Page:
The Big Problem When It Comes to Building a Much Bigger U.S. Navy

June 26, 2017 Topic: Security Blog Brand: The Buzz Tags: MilitaryTechnologyWorldU.S.Missile Defense

The Big Problem When It Comes to Building a Much Bigger U.S. Navy

Despite the heightened publicity generated by the proposed legislation, the stark reality is that a 355-ship Navy is largely unaffordable and a long shot, at best, analysts said. 

A coalition of shipbuilding champions on Capitol Hill hope to soon celebrate passage of a bipartisan bill that would cement into law a requirement for the U.S. Navy to have a fleet of 355 combat ships.

How that effort would be funded, or when, is anyone’s guess. The budget proposed by President Trump falls way short of what it would cost to ramp up production beyond what the Obama administration had projected, according to analysts.  The Navy currently has 276 combat ships in the fleet.

The bill introduced this week by Rep. Rob Wittman (R-Va.) and Sen. Roger Wicker (R-Miss.) — both from states with a heavy shipyard presence — is meant to send a “strong signal as we head into the National Defense Authorization Act mark-up,” the sponsors said in a news release.  Smooth sailing is expected for the legislation in the House and Senate versions of the 2018 NDAA.

“I believe industry is ready to ramp up production to get us there and Congress must do its part and provide the necessary funding for shipbuilding accounts so we get on the proper glide path to 355,” Wittman said. A bipartisan policy that sets that number as the target “will keep us focused on this critical endeavor.”

Despite the heightened publicity generated by the proposed legislation, the stark reality is that a 355-ship Navy is largely unaffordable and a long shot, at best, analysts said. The bill is mostly a symbolic statement that the Navy should have 355 ships as soon as practicable.

The Navy in 2016 rolled out a new assessment of its future fleet demands, increasing its previous requirement of 308 ships by 15 percent to 355 ships. The larger fleet would have more surface warfare destroyers and attack submarines, two categories of ships for which the Navy has sought for years to ramp up production. The growth was justified by emerging global security challenges — China’s continuing naval modernization, resurgent Russian naval activity and difficulties filling requests from regional U.S. combatant commanders for day-to-day presence of forward-deployed ships.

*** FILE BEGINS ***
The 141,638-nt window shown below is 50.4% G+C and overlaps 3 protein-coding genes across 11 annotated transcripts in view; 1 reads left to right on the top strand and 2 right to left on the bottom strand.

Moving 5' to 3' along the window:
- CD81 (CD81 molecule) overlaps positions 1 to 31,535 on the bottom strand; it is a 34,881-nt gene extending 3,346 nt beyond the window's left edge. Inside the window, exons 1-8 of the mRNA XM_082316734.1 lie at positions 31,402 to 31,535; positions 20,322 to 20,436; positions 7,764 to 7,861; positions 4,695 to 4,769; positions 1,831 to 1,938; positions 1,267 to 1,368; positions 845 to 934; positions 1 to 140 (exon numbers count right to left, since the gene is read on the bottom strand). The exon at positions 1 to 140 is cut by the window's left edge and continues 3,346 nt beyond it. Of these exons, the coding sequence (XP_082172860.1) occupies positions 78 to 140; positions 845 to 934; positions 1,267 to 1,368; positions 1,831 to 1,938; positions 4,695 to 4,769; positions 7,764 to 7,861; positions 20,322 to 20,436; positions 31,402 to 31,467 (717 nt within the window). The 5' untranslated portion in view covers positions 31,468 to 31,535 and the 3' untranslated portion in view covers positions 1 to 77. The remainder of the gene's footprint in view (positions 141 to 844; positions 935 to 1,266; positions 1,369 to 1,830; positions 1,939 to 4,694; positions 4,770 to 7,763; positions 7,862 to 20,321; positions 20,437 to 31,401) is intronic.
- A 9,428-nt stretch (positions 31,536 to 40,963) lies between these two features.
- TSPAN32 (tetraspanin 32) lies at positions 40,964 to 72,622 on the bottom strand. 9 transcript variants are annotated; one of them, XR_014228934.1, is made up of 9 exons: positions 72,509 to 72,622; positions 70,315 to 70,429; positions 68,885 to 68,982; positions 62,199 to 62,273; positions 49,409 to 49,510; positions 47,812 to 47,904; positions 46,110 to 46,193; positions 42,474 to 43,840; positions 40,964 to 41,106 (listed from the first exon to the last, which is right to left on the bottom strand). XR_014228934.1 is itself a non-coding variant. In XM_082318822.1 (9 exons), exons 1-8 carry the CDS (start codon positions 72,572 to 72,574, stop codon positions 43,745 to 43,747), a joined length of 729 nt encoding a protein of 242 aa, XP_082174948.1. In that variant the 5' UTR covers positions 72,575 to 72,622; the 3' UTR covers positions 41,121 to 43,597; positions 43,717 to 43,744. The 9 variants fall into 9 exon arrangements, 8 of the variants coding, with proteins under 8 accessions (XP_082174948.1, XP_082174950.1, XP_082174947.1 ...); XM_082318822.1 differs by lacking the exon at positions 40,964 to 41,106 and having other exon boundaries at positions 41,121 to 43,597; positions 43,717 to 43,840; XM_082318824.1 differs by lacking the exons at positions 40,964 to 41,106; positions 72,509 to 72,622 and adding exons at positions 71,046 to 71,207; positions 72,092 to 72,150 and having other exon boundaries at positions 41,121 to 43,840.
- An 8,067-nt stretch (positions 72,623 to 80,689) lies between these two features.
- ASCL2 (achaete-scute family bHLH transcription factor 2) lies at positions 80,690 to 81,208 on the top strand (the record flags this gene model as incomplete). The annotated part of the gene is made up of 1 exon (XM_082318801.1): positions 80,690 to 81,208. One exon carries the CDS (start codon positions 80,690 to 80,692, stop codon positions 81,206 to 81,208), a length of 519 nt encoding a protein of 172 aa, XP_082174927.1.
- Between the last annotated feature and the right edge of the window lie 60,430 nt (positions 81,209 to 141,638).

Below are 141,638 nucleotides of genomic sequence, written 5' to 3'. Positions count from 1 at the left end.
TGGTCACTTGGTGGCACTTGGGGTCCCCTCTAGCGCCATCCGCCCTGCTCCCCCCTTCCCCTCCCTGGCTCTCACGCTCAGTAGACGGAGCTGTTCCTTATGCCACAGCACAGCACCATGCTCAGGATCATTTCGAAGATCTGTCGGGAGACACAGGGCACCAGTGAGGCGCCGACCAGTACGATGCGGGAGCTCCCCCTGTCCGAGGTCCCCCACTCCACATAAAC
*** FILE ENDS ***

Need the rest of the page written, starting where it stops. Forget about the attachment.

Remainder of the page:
The House Armed Services Seapower and Projection Forces Subcommittee markup of the 2018 NDAA calls for the Navy to procure five more ships above the eight requested by the Trump administration. House Armed Services Committee (HASC) Chairman Mac Thornberry chastised the White House for cutting $1.3 billion in shipbuilding accounts in 2018. “We are going to try to get back on track,” he said. Trump reduced the Navy’s shipbuilding and conversion account from $21.2 billion enacted in 2017 to $19.9 billion for 2018.

Expanding the Navy takes more than just shipbuilding dollars. Even if more money were pumped into ship construction programs, there are additional costs associated with a larger fleet, such as personnel, aircraft, weapons and other equipment that would have to be factored into the Navy’s budget. The reaction from the shipbuilding industry, meanwhile, is “show me the money,” noted defense analyst Roman Schweizer of Cowen Research. “It is important to remember that authorizations need to be matched by appropriations to turn into real hardware.”

The HASC is expected to authorize a $37 billion boost to the defense budget topline over what the Trump administration requested, but it is unclear how much of that would go to shipbuilding. The authorizers’ numbers are viewed as polite recommendations that could be ignored by appropriators, particularly since Congress and the White House are far from consensus on a federal budget strategy -- both on spending and tax revenues.

To jump-start shipbuilding and get on a path toward 355 ships would require an infusion of $152 billion over five years, the Congressional Research Service calculated. That would include ship construction and additional aircraft procurements.

Recognizing that there may not be enough money in the near future to pay for new ships, the Naval Sea Systems Command is studying the possibility of extending the service life of existing vessels, Vice Adm. William Lescher, deputy chief of naval operations for integration of capabilities and resources, told the Senate Armed Services Committee. The Navy also is considering reactivating ships that were taken out of service, Lescher said. These studies are just getting underway, and are part of a “comprehensive approach at accelerating the growth of the 355-ship Navy,” he said. Navy leaders also have told lawmakers that, in addition to new vessels, they need more money for overhaul and repair work to improve the readiness of the current fleet.

Sandra Erwin is a national security and defense reporter for RealClearDefense (where this first appeared). She can be reached at [email protected]. Follow Sandra on Twitter @Sandra_I_Erwin.